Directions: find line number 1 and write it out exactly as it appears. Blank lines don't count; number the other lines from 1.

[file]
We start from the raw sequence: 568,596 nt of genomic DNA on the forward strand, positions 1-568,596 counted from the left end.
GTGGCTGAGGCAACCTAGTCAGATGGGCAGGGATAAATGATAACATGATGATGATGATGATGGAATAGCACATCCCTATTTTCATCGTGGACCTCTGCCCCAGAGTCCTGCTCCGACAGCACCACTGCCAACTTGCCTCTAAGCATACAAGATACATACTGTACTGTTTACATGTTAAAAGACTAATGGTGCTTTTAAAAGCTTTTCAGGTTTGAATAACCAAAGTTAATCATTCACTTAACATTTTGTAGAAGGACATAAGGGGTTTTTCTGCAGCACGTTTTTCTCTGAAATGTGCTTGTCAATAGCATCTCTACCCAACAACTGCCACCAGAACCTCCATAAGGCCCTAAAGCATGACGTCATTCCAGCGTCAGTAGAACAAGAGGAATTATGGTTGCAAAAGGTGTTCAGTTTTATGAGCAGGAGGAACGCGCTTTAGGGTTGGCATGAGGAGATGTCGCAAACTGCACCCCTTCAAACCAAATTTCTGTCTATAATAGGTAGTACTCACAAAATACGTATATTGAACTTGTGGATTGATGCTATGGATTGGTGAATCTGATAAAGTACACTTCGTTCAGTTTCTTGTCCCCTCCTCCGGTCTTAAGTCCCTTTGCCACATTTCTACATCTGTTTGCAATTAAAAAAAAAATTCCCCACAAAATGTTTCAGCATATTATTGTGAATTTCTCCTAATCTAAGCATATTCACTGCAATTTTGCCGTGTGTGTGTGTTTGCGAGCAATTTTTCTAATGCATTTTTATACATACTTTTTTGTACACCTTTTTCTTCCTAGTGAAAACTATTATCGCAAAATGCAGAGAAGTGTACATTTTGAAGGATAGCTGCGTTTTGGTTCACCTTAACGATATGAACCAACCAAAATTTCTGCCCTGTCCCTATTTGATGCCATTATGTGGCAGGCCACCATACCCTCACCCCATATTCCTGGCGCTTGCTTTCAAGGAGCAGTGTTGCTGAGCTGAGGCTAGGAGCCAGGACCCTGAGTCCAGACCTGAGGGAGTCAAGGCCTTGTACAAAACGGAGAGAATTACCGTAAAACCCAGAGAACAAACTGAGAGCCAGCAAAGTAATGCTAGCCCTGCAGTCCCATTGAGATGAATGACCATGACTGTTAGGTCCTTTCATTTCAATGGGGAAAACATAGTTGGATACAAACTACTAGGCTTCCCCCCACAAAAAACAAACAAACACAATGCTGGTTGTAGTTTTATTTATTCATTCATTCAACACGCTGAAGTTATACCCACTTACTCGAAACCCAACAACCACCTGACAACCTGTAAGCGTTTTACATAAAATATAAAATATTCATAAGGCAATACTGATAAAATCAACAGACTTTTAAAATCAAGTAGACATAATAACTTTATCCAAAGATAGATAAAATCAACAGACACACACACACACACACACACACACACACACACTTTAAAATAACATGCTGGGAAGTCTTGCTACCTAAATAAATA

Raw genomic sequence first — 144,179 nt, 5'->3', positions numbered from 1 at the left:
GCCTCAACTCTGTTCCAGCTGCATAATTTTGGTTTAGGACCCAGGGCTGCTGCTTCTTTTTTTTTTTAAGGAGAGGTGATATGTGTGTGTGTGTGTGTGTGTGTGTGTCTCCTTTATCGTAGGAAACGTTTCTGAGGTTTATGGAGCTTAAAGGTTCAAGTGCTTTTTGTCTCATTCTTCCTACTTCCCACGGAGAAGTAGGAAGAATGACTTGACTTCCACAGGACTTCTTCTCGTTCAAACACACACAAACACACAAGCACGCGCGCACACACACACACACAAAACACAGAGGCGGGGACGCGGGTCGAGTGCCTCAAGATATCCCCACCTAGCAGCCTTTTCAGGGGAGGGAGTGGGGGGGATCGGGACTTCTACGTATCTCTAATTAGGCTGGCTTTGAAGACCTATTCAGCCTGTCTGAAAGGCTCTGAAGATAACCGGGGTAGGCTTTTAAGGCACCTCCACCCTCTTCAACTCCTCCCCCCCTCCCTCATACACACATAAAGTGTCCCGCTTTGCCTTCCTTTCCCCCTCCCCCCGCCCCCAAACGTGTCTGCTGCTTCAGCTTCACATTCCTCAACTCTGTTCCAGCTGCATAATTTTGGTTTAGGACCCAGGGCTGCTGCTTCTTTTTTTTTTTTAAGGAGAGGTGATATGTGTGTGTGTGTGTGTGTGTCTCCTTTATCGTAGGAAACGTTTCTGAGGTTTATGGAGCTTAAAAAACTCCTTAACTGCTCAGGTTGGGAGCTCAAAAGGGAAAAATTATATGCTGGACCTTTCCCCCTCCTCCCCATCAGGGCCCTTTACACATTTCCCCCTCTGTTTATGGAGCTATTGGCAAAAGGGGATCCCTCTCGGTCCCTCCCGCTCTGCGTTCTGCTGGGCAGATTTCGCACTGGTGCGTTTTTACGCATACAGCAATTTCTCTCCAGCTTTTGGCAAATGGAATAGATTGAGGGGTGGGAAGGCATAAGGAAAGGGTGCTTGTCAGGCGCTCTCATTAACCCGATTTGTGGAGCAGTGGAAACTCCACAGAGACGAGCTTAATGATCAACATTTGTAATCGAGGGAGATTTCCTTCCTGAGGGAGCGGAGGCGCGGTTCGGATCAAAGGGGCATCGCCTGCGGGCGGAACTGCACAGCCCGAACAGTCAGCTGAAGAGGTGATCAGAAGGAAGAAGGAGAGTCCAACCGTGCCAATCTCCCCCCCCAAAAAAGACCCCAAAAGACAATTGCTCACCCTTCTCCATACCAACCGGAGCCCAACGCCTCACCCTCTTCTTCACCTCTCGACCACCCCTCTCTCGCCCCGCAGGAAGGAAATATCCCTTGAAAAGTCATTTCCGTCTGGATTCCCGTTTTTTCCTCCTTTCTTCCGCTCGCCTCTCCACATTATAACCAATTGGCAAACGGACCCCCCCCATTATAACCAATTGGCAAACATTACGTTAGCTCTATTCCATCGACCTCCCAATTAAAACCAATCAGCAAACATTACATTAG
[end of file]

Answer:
We start from the raw sequence: 568,596 nt of genomic DNA on the forward strand, positions 1-568,596 counted from the left end.